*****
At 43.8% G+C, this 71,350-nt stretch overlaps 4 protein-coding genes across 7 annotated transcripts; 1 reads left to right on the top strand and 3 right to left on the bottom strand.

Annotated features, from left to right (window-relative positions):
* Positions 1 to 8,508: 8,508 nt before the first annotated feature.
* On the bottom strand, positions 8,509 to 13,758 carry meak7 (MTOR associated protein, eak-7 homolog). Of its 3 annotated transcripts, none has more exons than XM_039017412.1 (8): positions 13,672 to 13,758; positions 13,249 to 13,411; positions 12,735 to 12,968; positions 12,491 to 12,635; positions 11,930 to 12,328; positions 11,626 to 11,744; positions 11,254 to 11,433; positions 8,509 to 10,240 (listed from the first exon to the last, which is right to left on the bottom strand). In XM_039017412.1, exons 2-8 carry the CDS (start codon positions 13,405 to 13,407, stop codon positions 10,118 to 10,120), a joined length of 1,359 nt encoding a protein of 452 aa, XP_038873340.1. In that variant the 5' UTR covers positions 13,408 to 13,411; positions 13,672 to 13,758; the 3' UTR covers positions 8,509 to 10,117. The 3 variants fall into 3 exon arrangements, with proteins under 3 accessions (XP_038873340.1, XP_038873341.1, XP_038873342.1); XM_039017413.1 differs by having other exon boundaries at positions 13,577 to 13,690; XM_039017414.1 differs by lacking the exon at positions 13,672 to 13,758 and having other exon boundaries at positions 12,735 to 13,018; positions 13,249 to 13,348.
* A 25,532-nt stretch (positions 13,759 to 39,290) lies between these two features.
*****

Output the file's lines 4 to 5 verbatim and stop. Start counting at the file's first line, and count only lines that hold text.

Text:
* On the bottom strand, positions 8,509 to 13,758 carry meak7 (MTOR associated protein, eak-7 homolog). Of its 3 annotated transcripts, none has more exons than XM_039017412.1 (8): positions 13,672 to 13,758; positions 13,249 to 13,411; positions 12,735 to 12,968; positions 12,491 to 12,635; positions 11,930 to 12,328; positions 11,626 to 11,744; positions 11,254 to 11,433; positions 8,509 to 10,240 (listed from the first exon to the last, which is right to left on the bottom strand). In XM_039017412.1, exons 2-8 carry the CDS (start codon positions 13,405 to 13,407, stop codon positions 10,118 to 10,120), a joined length of 1,359 nt encoding a protein of 452 aa, XP_038873340.1. In that variant the 5' UTR covers positions 13,408 to 13,411; positions 13,672 to 13,758; the 3' UTR covers positions 8,509 to 10,117. The 3 variants fall into 3 exon arrangements, with proteins under 3 accessions (XP_038873340.1, XP_038873341.1, XP_038873342.1); XM_039017413.1 differs by having other exon boundaries at positions 13,577 to 13,690; XM_039017414.1 differs by lacking the exon at positions 13,672 to 13,758 and having other exon boundaries at positions 12,735 to 13,018; positions 13,249 to 13,348.
* A 25,532-nt stretch (positions 13,759 to 39,290) lies between these two features.